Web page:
Sheringham shows his nous

Ken Jones admires a forward's mind but finds England's strip a sight for sore eyes
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From his seat in the stand Terry Venables could see things developing promisingly. Playing with intelligent purpose England had gone a goal up and if Bulgaria were not entirely committed to the task there was already a lot from which the England manager could draw satisfaction.

Mostly, you imagined, the play of Terry Sheringham. The Tottenham attacker has come in for a lot of unjustified criticism. Sheringham does not possess Les Ferdinand's pace, Robbie Fowler's predatory instinct nor Stan Collymore's power, but he will surely partner Alan Shearer in the European Championship this summer.

Apart from impressive technique, his ability on the ball and mobility when turning, Sheringham's principal asset is intelligence. When dropping off to receive passes he can call upon the vision and accuracy of a creative midfield player.

An abiding mystery is why Brian Clough sold Sheringham to Tottenham when still manager of Nottingham Forest, a decision considered to have been largely responsible for Forest's subsequent relegation.

Sheringham's steady development as an international player confirms Venables' judgement of him, the move to Tottenham, incidentally, still under investigation.

It was Sheringham's perfectly weighted long diagonal pass that set up Ferdinand's first goal in more weeks than his club, Newcastle United, are finding comfortable.

It was not long before Sheringham almost provided Ferdinand with another. A sharply turned pass from the half-way line released the Newcastle player on a powerful run but this time he lost control of the ball when bearing down on goal.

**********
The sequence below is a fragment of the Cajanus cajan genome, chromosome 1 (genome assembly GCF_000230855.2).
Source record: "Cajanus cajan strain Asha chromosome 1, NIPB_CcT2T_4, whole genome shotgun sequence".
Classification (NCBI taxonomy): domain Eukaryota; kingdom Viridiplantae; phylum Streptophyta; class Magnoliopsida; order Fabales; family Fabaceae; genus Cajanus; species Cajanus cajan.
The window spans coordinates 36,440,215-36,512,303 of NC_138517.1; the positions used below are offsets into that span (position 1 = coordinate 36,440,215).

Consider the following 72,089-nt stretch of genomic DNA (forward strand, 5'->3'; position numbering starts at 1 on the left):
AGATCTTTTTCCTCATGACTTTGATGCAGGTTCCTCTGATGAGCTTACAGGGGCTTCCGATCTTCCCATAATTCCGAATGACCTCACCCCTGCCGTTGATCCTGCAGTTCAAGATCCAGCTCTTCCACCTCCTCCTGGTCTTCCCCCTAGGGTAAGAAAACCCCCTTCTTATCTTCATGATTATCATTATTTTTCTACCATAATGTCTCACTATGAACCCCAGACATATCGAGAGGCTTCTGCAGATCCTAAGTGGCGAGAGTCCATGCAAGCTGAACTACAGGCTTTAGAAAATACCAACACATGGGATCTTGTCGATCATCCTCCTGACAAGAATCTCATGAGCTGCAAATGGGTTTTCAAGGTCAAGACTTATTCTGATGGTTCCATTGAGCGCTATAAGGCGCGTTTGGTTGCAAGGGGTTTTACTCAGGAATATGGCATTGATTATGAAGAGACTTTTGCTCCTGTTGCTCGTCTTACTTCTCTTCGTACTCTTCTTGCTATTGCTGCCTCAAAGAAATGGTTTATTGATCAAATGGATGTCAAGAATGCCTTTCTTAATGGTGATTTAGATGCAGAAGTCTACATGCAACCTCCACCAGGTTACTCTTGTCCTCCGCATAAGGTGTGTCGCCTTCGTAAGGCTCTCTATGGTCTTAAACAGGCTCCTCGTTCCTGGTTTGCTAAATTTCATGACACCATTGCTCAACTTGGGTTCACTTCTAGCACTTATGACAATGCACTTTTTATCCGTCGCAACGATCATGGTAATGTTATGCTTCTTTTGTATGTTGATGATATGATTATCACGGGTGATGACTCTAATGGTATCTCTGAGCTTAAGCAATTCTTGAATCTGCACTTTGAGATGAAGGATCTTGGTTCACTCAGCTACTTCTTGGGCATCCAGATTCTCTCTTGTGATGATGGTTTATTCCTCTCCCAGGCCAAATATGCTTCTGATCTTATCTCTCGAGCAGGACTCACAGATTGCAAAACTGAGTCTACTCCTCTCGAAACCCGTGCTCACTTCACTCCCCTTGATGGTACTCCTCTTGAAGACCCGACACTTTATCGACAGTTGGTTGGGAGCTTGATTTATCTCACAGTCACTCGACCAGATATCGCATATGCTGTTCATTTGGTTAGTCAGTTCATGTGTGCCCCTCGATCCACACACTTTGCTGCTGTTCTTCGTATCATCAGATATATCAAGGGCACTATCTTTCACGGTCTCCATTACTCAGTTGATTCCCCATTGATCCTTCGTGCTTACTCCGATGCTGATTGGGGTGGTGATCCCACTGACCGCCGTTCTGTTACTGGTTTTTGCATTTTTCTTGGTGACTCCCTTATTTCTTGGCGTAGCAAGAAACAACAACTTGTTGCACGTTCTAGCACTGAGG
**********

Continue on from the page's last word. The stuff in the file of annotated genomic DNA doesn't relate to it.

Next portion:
Slow thinking caused England to stray offside when attacks were developing nicely and the dribbling that makes Liverpool's Steve McManaman a constant threat in the Premiership was usually smothered when it looked like being productive.

Bulgaria were never hesitant about putting a foot in - one nasty challenge left Ferdinand in extreme pain - but their football generally lacked conviction.

Yordan Lechkov sparkled intermittently, reminded us that he was impassive presence in the 1994 World Cup finals, but at Wembley last night there was not enough at stake to bring more out of him.

Certainly, Venables seldom had reason to fear for an experimental defence that coped confidently with the problems Bulgaria caused occasionally.

A disappointment however for England's manager was his team's failure to capitalise on second-half possession and to make the best of many shooting opportunities.

When they should have been comfortably in front England were almost left to rue untidy application in front of Bulgaria's goal. Emil Kostadinov missed from close in after stealing behind Steve Howey and on the stroke of time a scoring shot from Kostadinov was disallowed for handball.

A word now about the colours in which England turned out. Whoever devised the colour scheme described officially as indigo blue/grey should be held in custody for questioning. Against this background the red numbers were barely distinguishable. This will now be England's change strip.

When forced to change for the 1966 World Cup final England wore red and made the colour famous in their history.

Normally they would turn out in white, but these days with all sorts of curious embellishments.

The colours England's goalkeeper, David Seaman wore made him look like a fugitive from the circus. They are almost impossible to describe.

Who at the Football Association makes decisions about these things? A thought is they should be booked in to an opticians.